Rich Hilsinger, the school's director since 1990, has a carefully choreographed introduction for arriving students. They are to eat Sunday evening at the downtown residence, no matter where they are staying or eating during the week. Dinner conversation is the usual getting-to-know chitchat that gradually works from a sharing of why one is at the school to a sharing of experiences, ideas and values - all as intended.
After dinner, everyone gathers outside near the side entrance for the official welcoming. Students introduce themselves with a brief biographical note, often including the courses already taken. This round-robin is great for new students such as myself. Rookies will be in good company; anxieties, if lingering, are put to rest by the building sense of enthusiasm.
Lastly, the values of the school begin to emerge when Hilsinger introduces himself and the school. He touches on administrative matters and begins to focus on the coming week's experience. In doing so, he talks about far more than technical crafts. He is not even talking about boats. He is presenting the love of craftsmanship as a way of life at the WoodenBoat School and beyond. It's going to be a good week.
Once in the shop, students may think the coursework is more about technique and technical challenges than the aesthetics of craftsmanship. Indeed, students and teachers are constantly dealing with technical challenges.
An instructor's work begins before the class starts. Walt Ansel, who teaches at Mystic (Conn.) Seaport and has taught regularly at the WoodenBoat School, assembles all materials and planes wood to the proper thickness but does no cutting. The students will measure, cut and fit all parts using traditional techniques for this type of workboat. It will be done from patterns and known dimensions.
This artisanal way, as Walt likes to call these time-refined techniques, allows him to teach students to use the eye rather than plans when constructing a halibut dory. Therein lays the evolution of a student's mastery of the craft. And a Banks dory will be built with a sturdy yet aesthetic appeal, as well as rugged construction. If all goes well, two students might even be able to go out for a test row.
Visitors, perhaps someone who comes to shop at the school's retail store, aren't allowed in the shops. However, the large doors and windows combine with an open layout of the old stables to offer a good view of the activity. One will see more than boatbuilding activities. In a given week, one might see a forge set up for blacksmithing or students bent in quiet concentration, working on scrimshaw.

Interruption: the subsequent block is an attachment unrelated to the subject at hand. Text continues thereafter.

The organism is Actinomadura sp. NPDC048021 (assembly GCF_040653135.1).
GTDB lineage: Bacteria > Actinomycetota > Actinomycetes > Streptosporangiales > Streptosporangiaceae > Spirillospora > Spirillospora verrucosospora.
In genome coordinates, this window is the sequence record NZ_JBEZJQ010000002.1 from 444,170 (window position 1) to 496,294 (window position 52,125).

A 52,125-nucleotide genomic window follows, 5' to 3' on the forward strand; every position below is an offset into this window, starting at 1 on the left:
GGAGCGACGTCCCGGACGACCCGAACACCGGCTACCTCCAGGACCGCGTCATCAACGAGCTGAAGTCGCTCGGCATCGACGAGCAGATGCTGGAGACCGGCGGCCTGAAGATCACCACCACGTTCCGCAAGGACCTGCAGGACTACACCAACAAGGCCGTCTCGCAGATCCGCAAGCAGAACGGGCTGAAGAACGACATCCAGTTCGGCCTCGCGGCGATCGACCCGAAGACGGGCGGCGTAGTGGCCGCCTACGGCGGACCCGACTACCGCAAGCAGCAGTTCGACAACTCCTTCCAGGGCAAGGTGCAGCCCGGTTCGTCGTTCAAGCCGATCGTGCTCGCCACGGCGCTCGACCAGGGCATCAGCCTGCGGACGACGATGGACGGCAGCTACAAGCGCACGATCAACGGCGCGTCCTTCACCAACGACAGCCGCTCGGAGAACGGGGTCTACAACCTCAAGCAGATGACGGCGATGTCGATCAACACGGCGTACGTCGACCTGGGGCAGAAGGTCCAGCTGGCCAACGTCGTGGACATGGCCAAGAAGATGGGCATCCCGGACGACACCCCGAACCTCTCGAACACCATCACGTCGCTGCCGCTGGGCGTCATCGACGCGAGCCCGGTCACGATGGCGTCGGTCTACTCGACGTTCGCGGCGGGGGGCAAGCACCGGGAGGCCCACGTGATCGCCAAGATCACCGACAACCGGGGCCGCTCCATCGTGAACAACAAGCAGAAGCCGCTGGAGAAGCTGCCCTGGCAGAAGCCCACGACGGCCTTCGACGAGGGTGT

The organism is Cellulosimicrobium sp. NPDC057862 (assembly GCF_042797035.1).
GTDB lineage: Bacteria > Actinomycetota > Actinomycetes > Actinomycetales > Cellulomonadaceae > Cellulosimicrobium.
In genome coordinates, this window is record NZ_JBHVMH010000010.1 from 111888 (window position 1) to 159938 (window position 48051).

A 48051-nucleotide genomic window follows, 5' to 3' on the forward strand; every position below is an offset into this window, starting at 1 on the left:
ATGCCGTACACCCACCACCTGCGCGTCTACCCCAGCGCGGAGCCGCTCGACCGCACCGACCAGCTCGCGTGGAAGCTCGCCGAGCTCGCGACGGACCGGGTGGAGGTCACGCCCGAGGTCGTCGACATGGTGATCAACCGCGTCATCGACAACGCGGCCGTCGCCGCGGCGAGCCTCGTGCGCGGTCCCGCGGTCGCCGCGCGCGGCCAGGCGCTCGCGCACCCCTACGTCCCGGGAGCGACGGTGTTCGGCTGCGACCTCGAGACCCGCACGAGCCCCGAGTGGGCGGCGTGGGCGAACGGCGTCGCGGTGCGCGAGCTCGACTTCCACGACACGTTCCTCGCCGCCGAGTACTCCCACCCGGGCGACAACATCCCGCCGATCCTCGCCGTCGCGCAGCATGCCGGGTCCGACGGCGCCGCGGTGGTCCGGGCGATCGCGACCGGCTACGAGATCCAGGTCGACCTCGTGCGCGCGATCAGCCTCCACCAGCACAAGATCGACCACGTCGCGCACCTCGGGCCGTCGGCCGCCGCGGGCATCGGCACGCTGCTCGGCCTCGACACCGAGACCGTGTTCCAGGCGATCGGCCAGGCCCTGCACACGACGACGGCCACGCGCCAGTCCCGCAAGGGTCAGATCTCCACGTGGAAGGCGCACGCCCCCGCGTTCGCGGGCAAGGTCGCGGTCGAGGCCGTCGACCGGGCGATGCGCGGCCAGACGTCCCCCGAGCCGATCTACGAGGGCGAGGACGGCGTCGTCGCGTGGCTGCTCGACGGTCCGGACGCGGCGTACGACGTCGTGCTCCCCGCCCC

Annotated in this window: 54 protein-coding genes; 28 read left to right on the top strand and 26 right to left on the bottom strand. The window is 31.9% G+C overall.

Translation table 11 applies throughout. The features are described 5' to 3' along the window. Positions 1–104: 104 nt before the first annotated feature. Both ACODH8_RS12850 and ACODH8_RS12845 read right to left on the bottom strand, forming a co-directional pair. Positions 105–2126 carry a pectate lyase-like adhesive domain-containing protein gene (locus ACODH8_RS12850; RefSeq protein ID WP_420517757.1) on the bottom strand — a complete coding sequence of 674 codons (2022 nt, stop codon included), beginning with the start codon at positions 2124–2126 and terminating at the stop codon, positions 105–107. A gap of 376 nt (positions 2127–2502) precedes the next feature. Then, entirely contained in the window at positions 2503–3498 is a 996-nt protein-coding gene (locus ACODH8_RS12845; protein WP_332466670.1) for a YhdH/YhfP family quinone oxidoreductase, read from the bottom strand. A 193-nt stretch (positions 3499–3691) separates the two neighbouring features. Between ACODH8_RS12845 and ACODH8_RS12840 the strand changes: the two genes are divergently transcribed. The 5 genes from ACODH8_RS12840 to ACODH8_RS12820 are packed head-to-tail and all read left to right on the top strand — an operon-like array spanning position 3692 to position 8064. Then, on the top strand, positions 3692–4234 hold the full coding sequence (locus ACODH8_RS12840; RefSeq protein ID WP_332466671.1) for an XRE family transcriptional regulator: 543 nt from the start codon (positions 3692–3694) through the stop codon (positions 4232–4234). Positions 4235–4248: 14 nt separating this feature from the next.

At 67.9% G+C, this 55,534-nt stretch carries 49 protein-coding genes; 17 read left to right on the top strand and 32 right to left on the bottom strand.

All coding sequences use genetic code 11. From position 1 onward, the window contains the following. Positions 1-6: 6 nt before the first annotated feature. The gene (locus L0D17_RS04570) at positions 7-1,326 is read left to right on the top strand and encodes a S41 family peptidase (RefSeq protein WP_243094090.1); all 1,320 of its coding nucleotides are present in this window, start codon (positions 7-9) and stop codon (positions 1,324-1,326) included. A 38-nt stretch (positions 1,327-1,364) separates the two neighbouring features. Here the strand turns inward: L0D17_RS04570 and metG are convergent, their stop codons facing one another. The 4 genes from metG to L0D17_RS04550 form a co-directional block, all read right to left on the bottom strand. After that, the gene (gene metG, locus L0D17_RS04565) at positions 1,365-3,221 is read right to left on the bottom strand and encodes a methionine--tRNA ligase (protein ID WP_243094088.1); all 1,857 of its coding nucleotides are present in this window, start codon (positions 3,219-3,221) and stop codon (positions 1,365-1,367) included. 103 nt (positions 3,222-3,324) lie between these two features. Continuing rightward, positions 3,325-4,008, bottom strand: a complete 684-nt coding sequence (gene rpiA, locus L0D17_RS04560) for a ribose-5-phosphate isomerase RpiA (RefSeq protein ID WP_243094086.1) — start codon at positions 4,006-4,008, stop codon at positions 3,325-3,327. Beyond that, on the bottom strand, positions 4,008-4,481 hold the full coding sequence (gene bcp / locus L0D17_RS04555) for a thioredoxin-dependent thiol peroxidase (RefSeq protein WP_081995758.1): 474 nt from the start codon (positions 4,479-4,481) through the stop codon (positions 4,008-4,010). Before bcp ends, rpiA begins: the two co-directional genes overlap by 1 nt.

Summer camp? Perhaps. Students are eager to tell you it is just that. And they are more eager to talk of the camaraderie of this particular destination and always pay direct or indirect homage to the school for its core emphasis on workmanship and functional artistry.
It's about the boats
The waterfront is the one aspect of the WoodenBoat School that might lead one to conclude it is about the boats. And why not? After all, it's a summer retreat on the water. The school has almost two dozen types of boats on moorings, all available for student use. Perhaps Whimsey, a Concordia-built Beetle Cat, will take someone back to a New England childhood. Or a Herreshoff 12-1/2, which this student has longed to sail all his life.
The opportunities presented by these craft do not go wanting. Students are out in the boat in the afternoons after class. If one is willing to forgo dinner, late summer afternoons and evenings in Maine last a long time. Some folks exercise by rowing across the harbor to Babson Island, then take a walk through its fern meadows. A late arrival to the island will see boats already pulled up on the sand: Shellbacks, Whitehall tenders, a Shearwater and others. These craft bring us back to craftsmanship; their clean lines and solid construction are superb examples of the way things should be done. They are all in one way or another project boats of the school.
Was it a good week? Ask any WoodenBoat School student. Ask me, an alumnus (Marine Photography, 2008). My week was highlighted by the last night's lobster boil down at the waterfront. The weather was perfect and the view marvelous, enhanced by my spending a week with camera in hand. The tentative chitchat of the first night's dinner developed into that relaxed noisiness that familiarity, experience and shared values bring. Shop talk about boatbuilding of all sorts was the common theme. "And what will you take next?" was the question before final farewells.
The sound of craftsmanship is alive and well.
This article originally appeared in the May 2011 issue.